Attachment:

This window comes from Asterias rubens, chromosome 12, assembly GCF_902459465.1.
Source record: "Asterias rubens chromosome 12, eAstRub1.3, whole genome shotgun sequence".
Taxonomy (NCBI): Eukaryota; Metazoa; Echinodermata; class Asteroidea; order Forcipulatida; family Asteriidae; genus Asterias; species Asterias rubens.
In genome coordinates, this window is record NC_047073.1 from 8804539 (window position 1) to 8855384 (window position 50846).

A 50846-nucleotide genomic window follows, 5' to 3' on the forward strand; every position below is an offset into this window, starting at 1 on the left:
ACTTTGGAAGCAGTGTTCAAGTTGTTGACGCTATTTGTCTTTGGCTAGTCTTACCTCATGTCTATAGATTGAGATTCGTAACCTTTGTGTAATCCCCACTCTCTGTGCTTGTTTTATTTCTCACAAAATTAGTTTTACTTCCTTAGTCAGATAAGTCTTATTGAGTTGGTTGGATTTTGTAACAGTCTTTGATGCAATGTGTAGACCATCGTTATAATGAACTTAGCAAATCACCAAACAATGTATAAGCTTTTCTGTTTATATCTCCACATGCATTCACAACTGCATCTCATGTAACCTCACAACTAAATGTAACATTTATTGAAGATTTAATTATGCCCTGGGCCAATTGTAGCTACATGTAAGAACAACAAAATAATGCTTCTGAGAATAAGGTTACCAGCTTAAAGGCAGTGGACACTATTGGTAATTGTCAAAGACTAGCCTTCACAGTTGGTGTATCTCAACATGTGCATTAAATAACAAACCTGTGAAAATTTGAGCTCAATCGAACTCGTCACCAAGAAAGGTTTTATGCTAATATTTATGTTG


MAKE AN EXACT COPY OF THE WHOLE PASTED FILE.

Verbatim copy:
This window comes from Asterias rubens, chromosome 12, assembly GCF_902459465.1.
Source record: "Asterias rubens chromosome 12, eAstRub1.3, whole genome shotgun sequence".
Taxonomy (NCBI): Eukaryota; Metazoa; Echinodermata; class Asteroidea; order Forcipulatida; family Asteriidae; genus Asterias; species Asterias rubens.
In genome coordinates, this window is record NC_047073.1 from 8804539 (window position 1) to 8855384 (window position 50846).

A 50846-nucleotide genomic window follows, 5' to 3' on the forward strand; every position below is an offset into this window, starting at 1 on the left:
ACTTTGGAAGCAGTGTTCAAGTTGTTGACGCTATTTGTCTTTGGCTAGTCTTACCTCATGTCTATAGATTGAGATTCGTAACCTTTGTGTAATCCCCACTCTCTGTGCTTGTTTTATTTCTCACAAAATTAGTTTTACTTCCTTAGTCAGATAAGTCTTATTGAGTTGGTTGGATTTTGTAACAGTCTTTGATGCAATGTGTAGACCATCGTTATAATGAACTTAGCAAATCACCAAACAATGTATAAGCTTTTCTGTTTATATCTCCACATGCATTCACAACTGCATCTCATGTAACCTCACAACTAAATGTAACATTTATTGAAGATTTAATTATGCCCTGGGCCAATTGTAGCTACATGTAAGAACAACAAAATAATGCTTCTGAGAATAAGGTTACCAGCTTAAAGGCAGTGGACACTATTGGTAATTGTCAAAGACTAGCCTTCACAGTTGGTGTATCTCAACATGTGCATTAAATAACAAACCTGTGAAAATTTGAGCTCAATCGAACTCGTCACCAAGAAAGGTTTTATGCTAATATTTATGTTG